|Gotthert, Michael - TECHNISCHE UNIV DRESDEN|
Submitted to: Book Chapter
Publication Type: Book / Chapter
Publication Acceptance Date: January 20, 2009
Publication Date: September 21, 2009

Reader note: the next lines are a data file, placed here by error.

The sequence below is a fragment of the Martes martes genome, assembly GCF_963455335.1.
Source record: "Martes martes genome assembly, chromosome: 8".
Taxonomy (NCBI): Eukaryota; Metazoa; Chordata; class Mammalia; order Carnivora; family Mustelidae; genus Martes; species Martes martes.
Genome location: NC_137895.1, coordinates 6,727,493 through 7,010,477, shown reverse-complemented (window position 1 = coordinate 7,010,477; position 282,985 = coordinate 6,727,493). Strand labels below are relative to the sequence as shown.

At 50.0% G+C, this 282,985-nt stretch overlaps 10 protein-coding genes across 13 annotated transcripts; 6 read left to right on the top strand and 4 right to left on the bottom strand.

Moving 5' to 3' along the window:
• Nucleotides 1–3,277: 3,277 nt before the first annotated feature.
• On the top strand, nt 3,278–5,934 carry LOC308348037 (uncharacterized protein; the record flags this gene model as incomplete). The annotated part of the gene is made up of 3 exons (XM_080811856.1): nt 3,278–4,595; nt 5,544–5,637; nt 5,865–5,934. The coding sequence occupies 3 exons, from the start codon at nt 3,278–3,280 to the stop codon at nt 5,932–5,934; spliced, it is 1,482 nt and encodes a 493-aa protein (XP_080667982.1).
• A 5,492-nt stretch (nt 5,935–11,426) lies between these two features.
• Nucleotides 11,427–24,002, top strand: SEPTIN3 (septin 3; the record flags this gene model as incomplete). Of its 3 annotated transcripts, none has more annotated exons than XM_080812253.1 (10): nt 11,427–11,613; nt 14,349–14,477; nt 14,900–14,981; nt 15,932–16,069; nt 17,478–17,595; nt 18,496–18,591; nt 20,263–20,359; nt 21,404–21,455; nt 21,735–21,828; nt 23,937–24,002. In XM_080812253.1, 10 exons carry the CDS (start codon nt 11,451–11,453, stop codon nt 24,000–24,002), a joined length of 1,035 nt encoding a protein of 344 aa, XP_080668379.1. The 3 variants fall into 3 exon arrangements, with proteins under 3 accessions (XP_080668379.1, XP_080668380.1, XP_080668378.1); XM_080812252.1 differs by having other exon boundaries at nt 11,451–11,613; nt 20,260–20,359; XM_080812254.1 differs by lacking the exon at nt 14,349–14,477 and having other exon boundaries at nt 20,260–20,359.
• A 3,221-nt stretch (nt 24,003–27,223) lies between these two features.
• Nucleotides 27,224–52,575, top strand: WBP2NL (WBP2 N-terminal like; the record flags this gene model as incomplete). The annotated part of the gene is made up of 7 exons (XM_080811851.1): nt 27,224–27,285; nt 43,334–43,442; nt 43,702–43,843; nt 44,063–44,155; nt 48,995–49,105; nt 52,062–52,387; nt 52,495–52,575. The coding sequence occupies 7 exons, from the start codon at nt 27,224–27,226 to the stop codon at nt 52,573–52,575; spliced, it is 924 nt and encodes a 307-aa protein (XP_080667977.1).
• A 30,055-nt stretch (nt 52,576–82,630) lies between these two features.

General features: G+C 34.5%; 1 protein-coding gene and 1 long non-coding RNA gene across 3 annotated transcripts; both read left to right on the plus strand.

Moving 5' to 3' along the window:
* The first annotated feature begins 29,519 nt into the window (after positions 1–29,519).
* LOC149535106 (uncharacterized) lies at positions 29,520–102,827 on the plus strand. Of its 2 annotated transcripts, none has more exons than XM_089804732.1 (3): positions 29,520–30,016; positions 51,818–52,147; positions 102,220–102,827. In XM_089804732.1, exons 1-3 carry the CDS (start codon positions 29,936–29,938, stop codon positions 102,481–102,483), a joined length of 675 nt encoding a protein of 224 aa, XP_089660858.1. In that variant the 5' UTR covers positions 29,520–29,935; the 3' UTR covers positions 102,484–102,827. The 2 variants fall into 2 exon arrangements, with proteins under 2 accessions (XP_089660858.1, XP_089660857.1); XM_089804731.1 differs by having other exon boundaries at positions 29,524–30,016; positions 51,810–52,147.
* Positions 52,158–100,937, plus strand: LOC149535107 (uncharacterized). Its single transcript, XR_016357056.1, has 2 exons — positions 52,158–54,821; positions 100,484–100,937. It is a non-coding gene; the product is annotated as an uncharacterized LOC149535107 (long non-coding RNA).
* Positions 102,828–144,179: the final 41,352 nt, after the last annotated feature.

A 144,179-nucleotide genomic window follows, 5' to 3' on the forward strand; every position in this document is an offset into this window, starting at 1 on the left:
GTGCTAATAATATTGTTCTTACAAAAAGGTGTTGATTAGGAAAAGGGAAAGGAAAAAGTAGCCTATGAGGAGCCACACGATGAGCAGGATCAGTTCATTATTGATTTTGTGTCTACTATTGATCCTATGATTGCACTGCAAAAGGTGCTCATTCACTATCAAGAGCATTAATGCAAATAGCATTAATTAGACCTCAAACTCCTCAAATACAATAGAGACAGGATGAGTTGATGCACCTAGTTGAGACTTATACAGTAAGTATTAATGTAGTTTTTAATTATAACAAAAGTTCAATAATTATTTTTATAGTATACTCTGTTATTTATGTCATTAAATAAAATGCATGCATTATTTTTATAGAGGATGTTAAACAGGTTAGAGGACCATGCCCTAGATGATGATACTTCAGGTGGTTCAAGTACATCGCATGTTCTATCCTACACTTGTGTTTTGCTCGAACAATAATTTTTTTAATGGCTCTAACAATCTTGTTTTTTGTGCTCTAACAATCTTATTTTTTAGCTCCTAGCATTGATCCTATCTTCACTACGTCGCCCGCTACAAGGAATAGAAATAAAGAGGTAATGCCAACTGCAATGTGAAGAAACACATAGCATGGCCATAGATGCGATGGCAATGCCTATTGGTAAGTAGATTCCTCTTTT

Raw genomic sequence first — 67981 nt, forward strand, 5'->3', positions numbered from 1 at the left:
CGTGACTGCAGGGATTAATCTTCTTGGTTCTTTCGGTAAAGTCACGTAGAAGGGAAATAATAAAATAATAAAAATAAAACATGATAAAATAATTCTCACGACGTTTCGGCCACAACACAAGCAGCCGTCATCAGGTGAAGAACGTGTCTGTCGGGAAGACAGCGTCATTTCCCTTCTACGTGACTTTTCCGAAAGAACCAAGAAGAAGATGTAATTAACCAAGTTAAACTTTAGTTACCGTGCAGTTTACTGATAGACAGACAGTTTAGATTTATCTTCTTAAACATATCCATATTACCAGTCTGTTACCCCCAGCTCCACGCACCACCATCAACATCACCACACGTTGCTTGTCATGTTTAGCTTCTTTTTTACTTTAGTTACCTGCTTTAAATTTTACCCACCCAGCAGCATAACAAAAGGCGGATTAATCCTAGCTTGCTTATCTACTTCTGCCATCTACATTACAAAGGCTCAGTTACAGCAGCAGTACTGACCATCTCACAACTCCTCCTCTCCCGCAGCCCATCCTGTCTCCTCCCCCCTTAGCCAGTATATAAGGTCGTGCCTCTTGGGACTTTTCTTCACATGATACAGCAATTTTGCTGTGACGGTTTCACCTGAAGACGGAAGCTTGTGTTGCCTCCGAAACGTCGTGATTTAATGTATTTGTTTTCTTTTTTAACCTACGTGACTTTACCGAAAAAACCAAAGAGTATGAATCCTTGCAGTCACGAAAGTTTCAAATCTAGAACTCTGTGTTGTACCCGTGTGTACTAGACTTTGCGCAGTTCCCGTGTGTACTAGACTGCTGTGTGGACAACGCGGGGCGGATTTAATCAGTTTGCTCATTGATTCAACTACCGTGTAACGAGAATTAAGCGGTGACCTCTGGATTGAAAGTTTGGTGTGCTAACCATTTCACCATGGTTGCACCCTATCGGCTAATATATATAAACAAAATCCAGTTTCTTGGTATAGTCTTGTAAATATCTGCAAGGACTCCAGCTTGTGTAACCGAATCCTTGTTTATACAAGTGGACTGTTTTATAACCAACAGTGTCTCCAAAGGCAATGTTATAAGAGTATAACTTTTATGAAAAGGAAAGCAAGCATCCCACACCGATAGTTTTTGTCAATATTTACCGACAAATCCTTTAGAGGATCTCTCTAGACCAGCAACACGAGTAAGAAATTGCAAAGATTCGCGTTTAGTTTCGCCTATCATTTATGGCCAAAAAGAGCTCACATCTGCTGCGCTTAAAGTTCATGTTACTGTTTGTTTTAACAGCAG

Citation: Gotthert, M., Krishnan, H.B. 2009. Nodulation genes and type III secretion systems in rhizobia. Book Chapter. 65-94. Technical Abstract: For establishment of symbiosis, rhizobia and legumes have to communicate. Specific signaling starts with the release of flavonoids by the plant. All rhizobia encode at least one NodD protein, which responds to the presence of specific flavonoids by activation of nodulation genes. In Bradyrhizobium japonicum, the nodVW genes encode a second flavonoid-responsive activation system. Non-flavonoid inducers, e.g., jasmonates, may play an important role in specific interactions. Nod genes might be also under negative control. Several NodD2 proteins and NolR have been described as repressors of nod genes. Nod proteins produce modified N-acetylglucosaminyl oligosaccharides (Nod factors) that serve as rhizobial signals to the plant. Rhizobia differ in the sets of Nod factors they produce. Environmental signals, e.g., temperature, can influence quantity and profile. With exceptions, nod genes do not seem to be expressed in fully developed nodules. Some rhizobial strains encode a type III secretion system (T3SS). The corresponding genes are regulated by ttsI, which seems to be under the control of a nod box promoter. Therefore, flavonoids that induce nod genes also induce the T3SS, linking Nod factor production with protein export. The T3SS influences symbiosis in a host-dependent manner. It may support or impede symbiosis or have no obvious effect. Detailed knowledge about genes involved in symbiosis is the basis for the selection of efficient symbiont-host partners. To increase competitiveness for agricultural purposes, treatment with plant signal substances is the most promising approach established so far.